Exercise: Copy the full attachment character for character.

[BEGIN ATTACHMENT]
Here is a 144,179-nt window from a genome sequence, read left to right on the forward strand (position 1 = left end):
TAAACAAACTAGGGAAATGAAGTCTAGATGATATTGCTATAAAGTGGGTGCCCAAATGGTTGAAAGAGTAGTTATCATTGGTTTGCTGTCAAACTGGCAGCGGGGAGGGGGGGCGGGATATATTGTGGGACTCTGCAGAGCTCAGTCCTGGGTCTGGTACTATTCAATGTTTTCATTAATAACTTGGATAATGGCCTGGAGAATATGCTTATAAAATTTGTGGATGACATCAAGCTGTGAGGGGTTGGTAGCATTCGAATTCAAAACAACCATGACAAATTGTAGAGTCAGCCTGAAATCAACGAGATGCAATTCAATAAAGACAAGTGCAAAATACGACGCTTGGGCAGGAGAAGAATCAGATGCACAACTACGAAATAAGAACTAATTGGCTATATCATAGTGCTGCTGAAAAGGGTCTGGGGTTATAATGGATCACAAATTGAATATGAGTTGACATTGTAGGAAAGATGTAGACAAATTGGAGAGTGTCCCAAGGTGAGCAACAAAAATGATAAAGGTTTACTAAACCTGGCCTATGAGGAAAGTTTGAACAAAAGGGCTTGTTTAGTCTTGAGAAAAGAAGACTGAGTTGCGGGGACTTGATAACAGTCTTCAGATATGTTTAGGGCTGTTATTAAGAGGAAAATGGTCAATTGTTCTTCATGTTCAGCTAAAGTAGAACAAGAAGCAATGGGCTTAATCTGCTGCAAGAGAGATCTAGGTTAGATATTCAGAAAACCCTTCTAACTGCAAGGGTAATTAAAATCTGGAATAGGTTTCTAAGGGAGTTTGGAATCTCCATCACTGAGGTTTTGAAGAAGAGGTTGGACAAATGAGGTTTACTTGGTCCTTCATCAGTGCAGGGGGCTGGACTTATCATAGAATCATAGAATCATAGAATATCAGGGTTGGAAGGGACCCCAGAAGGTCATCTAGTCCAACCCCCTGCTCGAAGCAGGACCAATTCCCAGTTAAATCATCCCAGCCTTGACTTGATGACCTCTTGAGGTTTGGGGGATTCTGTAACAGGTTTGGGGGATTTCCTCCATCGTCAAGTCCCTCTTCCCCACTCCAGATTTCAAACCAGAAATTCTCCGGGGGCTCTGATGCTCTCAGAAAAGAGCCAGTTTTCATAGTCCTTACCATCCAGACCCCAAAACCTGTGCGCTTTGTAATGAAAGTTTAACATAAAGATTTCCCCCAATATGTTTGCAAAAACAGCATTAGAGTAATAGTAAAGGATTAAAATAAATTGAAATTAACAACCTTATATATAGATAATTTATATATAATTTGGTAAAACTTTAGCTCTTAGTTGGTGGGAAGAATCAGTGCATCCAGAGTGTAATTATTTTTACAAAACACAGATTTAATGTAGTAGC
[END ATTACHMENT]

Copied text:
Here is a 144,179-nt window from a genome sequence, read left to right on the forward strand (position 1 = left end):
TAAACAAACTAGGGAAATGAAGTCTAGATGATATTGCTATAAAGTGGGTGCCCAAATGGTTGAAAGAGTAGTTATCATTGGTTTGCTGTCAAACTGGCAGCGGGGAGGGGGGGCGGGATATATTGTGGGACTCTGCAGAGCTCAGTCCTGGGTCTGGTACTATTCAATGTTTTCATTAATAACTTGGATAATGGCCTGGAGAATATGCTTATAAAATTTGTGGATGACATCAAGCTGTGAGGGGTTGGTAGCATTCGAATTCAAAACAACCATGACAAATTGTAGAGTCAGCCTGAAATCAACGAGATGCAATTCAATAAAGACAAGTGCAAAATACGACGCTTGGGCAGGAGAAGAATCAGATGCACAACTACGAAATAAGAACTAATTGGCTATATCATAGTGCTGCTGAAAAGGGTCTGGGGTTATAATGGATCACAAATTGAATATGAGTTGACATTGTAGGAAAGATGTAGACAAATTGGAGAGTGTCCCAAGGTGAGCAACAAAAATGATAAAGGTTTACTAAACCTGGCCTATGAGGAAAGTTTGAACAAAAGGGCTTGTTTAGTCTTGAGAAAAGAAGACTGAGTTGCGGGGACTTGATAACAGTCTTCAGATATGTTTAGGGCTGTTATTAAGAGGAAAATGGTCAATTGTTCTTCATGTTCAGCTAAAGTAGAACAAGAAGCAATGGGCTTAATCTGCTGCAAGAGAGATCTAGGTTAGATATTCAGAAAACCCTTCTAACTGCAAGGGTAATTAAAATCTGGAATAGGTTTCTAAGGGAGTTTGGAATCTCCATCACTGAGGTTTTGAAGAAGAGGTTGGACAAATGAGGTTTACTTGGTCCTTCATCAGTGCAGGGGGCTGGACTTATCATAGAATCATAGAATCATAGAATATCAGGGTTGGAAGGGACCCCAGAAGGTCATCTAGTCCAACCCCCTGCTCGAAGCAGGACCAATTCCCAGTTAAATCATCCCAGCCTTGACTTGATGACCTCTTGAGGTTTGGGGGATTCTGTAACAGGTTTGGGGGATTTCCTCCATCGTCAAGTCCCTCTTCCCCACTCCAGATTTCAAACCAGAAATTCTCCGGGGGCTCTGATGCTCTCAGAAAAGAGCCAGTTTTCATAGTCCTTACCATCCAGACCCCAAAACCTGTGCGCTTTGTAATGAAAGTTTAACATAAAGATTTCCCCCAATATGTTTGCAAAAACAGCATTAGAGTAATAGTAAAGGATTAAAATAAATTGAAATTAACAACCTTATATATAGATAATTTATATATAATTTGGTAAAACTTTAGCTCTTAGTTGGTGGGAAGAATCAGTGCATCCAGAGTGTAATTATTTTTACAAAACACAGATTTAATGTAGTAGC